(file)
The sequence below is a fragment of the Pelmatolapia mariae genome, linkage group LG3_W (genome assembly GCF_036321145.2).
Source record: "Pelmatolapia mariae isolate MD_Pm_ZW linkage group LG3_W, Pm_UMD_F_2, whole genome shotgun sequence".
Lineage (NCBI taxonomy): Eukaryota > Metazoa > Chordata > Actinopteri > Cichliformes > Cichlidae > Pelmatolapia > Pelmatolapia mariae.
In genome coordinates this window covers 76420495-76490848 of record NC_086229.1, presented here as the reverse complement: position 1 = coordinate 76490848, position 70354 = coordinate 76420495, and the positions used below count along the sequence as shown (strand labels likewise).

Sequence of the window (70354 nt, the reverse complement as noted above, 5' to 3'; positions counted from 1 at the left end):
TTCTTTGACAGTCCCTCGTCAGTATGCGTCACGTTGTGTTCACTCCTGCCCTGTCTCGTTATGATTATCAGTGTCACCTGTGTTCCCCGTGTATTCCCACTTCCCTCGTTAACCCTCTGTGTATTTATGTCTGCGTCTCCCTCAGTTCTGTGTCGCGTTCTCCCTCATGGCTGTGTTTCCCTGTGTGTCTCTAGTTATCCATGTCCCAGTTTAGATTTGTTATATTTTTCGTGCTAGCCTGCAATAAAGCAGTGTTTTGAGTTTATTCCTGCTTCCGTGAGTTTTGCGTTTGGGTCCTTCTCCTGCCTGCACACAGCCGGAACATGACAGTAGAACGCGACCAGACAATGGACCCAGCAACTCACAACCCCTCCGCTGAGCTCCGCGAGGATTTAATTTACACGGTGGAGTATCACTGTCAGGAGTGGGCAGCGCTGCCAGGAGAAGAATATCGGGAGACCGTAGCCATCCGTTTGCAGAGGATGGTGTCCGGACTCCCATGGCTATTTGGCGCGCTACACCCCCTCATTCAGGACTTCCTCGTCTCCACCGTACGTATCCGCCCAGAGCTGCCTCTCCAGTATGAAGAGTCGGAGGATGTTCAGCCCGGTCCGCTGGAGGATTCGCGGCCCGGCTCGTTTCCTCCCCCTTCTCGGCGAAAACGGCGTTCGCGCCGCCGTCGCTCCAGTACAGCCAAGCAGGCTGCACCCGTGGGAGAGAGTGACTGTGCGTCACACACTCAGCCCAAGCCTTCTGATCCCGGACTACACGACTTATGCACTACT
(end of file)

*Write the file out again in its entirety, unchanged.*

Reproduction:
The sequence below is a fragment of the Pelmatolapia mariae genome, linkage group LG3_W (genome assembly GCF_036321145.2).
Source record: "Pelmatolapia mariae isolate MD_Pm_ZW linkage group LG3_W, Pm_UMD_F_2, whole genome shotgun sequence".
Lineage (NCBI taxonomy): Eukaryota > Metazoa > Chordata > Actinopteri > Cichliformes > Cichlidae > Pelmatolapia > Pelmatolapia mariae.
In genome coordinates this window covers 76420495-76490848 of record NC_086229.1, presented here as the reverse complement: position 1 = coordinate 76490848, position 70354 = coordinate 76420495, and the positions used below count along the sequence as shown (strand labels likewise).

Sequence of the window (70354 nt, the reverse complement as noted above, 5' to 3'; positions counted from 1 at the left end):
TTCTTTGACAGTCCCTCGTCAGTATGCGTCACGTTGTGTTCACTCCTGCCCTGTCTCGTTATGATTATCAGTGTCACCTGTGTTCCCCGTGTATTCCCACTTCCCTCGTTAACCCTCTGTGTATTTATGTCTGCGTCTCCCTCAGTTCTGTGTCGCGTTCTCCCTCATGGCTGTGTTTCCCTGTGTGTCTCTAGTTATCCATGTCCCAGTTTAGATTTGTTATATTTTTCGTGCTAGCCTGCAATAAAGCAGTGTTTTGAGTTTATTCCTGCTTCCGTGAGTTTTGCGTTTGGGTCCTTCTCCTGCCTGCACACAGCCGGAACATGACAGTAGAACGCGACCAGACAATGGACCCAGCAACTCACAACCCCTCCGCTGAGCTCCGCGAGGATTTAATTTACACGGTGGAGTATCACTGTCAGGAGTGGGCAGCGCTGCCAGGAGAAGAATATCGGGAGACCGTAGCCATCCGTTTGCAGAGGATGGTGTCCGGACTCCCATGGCTATTTGGCGCGCTACACCCCCTCATTCAGGACTTCCTCGTCTCCACCGTACGTATCCGCCCAGAGCTGCCTCTCCAGTATGAAGAGTCGGAGGATGTTCAGCCCGGTCCGCTGGAGGATTCGCGGCCCGGCTCGTTTCCTCCCCCTTCTCGGCGAAAACGGCGTTCGCGCCGCCGTCGCTCCAGTACAGCCAAGCAGGCTGCACCCGTGGGAGAGAGTGACTGTGCGTCACACACTCAGCCCAAGCCTTCTGATCCCGGACTACACGACTTATGCACTACT